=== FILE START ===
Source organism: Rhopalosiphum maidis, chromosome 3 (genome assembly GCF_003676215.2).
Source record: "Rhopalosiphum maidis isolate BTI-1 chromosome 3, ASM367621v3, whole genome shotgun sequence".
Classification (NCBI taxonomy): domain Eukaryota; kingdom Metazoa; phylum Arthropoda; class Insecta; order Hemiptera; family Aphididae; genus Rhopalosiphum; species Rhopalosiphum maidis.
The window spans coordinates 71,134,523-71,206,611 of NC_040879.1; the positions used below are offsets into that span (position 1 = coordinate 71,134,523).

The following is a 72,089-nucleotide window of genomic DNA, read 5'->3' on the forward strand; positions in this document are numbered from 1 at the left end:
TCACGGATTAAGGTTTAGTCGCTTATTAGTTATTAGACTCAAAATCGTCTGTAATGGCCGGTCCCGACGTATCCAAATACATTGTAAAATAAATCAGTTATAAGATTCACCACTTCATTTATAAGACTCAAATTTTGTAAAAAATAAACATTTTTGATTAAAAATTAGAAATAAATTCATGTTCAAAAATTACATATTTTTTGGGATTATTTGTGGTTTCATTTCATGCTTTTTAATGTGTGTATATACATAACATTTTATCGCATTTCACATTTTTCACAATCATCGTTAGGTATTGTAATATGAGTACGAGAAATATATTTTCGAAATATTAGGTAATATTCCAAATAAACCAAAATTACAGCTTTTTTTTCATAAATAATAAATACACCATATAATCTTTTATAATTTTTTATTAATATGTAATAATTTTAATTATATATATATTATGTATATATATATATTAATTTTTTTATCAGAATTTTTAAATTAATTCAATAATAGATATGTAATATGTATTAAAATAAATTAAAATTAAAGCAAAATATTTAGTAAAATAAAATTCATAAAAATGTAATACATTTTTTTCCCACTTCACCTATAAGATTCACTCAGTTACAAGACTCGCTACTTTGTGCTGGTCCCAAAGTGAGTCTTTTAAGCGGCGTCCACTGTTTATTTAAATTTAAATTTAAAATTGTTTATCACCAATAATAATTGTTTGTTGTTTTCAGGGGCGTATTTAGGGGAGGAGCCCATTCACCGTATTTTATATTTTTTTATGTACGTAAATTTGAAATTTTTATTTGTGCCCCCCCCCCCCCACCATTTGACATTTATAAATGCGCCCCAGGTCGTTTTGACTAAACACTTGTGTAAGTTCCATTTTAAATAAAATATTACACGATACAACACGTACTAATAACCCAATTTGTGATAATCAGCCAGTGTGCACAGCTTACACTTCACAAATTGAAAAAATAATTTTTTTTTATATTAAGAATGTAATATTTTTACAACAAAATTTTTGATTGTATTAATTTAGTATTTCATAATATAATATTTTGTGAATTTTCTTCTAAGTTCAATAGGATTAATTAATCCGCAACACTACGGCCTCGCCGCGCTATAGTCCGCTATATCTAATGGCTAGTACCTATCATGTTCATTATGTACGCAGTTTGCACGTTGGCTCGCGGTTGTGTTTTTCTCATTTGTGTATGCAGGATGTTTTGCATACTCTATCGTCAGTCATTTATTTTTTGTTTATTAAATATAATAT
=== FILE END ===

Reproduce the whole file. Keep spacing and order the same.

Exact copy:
Source organism: Rhopalosiphum maidis, chromosome 3 (genome assembly GCF_003676215.2).
Source record: "Rhopalosiphum maidis isolate BTI-1 chromosome 3, ASM367621v3, whole genome shotgun sequence".
Classification (NCBI taxonomy): domain Eukaryota; kingdom Metazoa; phylum Arthropoda; class Insecta; order Hemiptera; family Aphididae; genus Rhopalosiphum; species Rhopalosiphum maidis.
The window spans coordinates 71,134,523-71,206,611 of NC_040879.1; the positions used below are offsets into that span (position 1 = coordinate 71,134,523).

The following is a 72,089-nucleotide window of genomic DNA, read 5'->3' on the forward strand; positions in this document are numbered from 1 at the left end:
TCACGGATTAAGGTTTAGTCGCTTATTAGTTATTAGACTCAAAATCGTCTGTAATGGCCGGTCCCGACGTATCCAAATACATTGTAAAATAAATCAGTTATAAGATTCACCACTTCATTTATAAGACTCAAATTTTGTAAAAAATAAACATTTTTGATTAAAAATTAGAAATAAATTCATGTTCAAAAATTACATATTTTTTGGGATTATTTGTGGTTTCATTTCATGCTTTTTAATGTGTGTATATACATAACATTTTATCGCATTTCACATTTTTCACAATCATCGTTAGGTATTGTAATATGAGTACGAGAAATATATTTTCGAAATATTAGGTAATATTCCAAATAAACCAAAATTACAGCTTTTTTTTCATAAATAATAAATACACCATATAATCTTTTATAATTTTTTATTAATATGTAATAATTTTAATTATATATATATTATGTATATATATATATTAATTTTTTTATCAGAATTTTTAAATTAATTCAATAATAGATATGTAATATGTATTAAAATAAATTAAAATTAAAGCAAAATATTTAGTAAAATAAAATTCATAAAAATGTAATACATTTTTTTCCCACTTCACCTATAAGATTCACTCAGTTACAAGACTCGCTACTTTGTGCTGGTCCCAAAGTGAGTCTTTTAAGCGGCGTCCACTGTTTATTTAAATTTAAATTTAAAATTGTTTATCACCAATAATAATTGTTTGTTGTTTTCAGGGGCGTATTTAGGGGAGGAGCCCATTCACCGTATTTTATATTTTTTTATGTACGTAAATTTGAAATTTTTATTTGTGCCCCCCCCCCCCCACCATTTGACATTTATAAATGCGCCCCAGGTCGTTTTGACTAAACACTTGTGTAAGTTCCATTTTAAATAAAATATTACACGATACAACACGTACTAATAACCCAATTTGTGATAATCAGCCAGTGTGCACAGCTTACACTTCACAAATTGAAAAAATAATTTTTTTTTATATTAAGAATGTAATATTTTTACAACAAAATTTTTGATTGTATTAATTTAGTATTTCATAATATAATATTTTGTGAATTTTCTTCTAAGTTCAATAGGATTAATTAATCCGCAACACTACGGCCTCGCCGCGCTATAGTCCGCTATATCTAATGGCTAGTACCTATCATGTTCATTATGTACGCAGTTTGCACGTTGGCTCGCGGTTGTGTTTTTCTCATTTGTGTATGCAGGATGTTTTGCATACTCTATCGTCAGTCATTTATTTTTTGTTTATTAAATATAATAT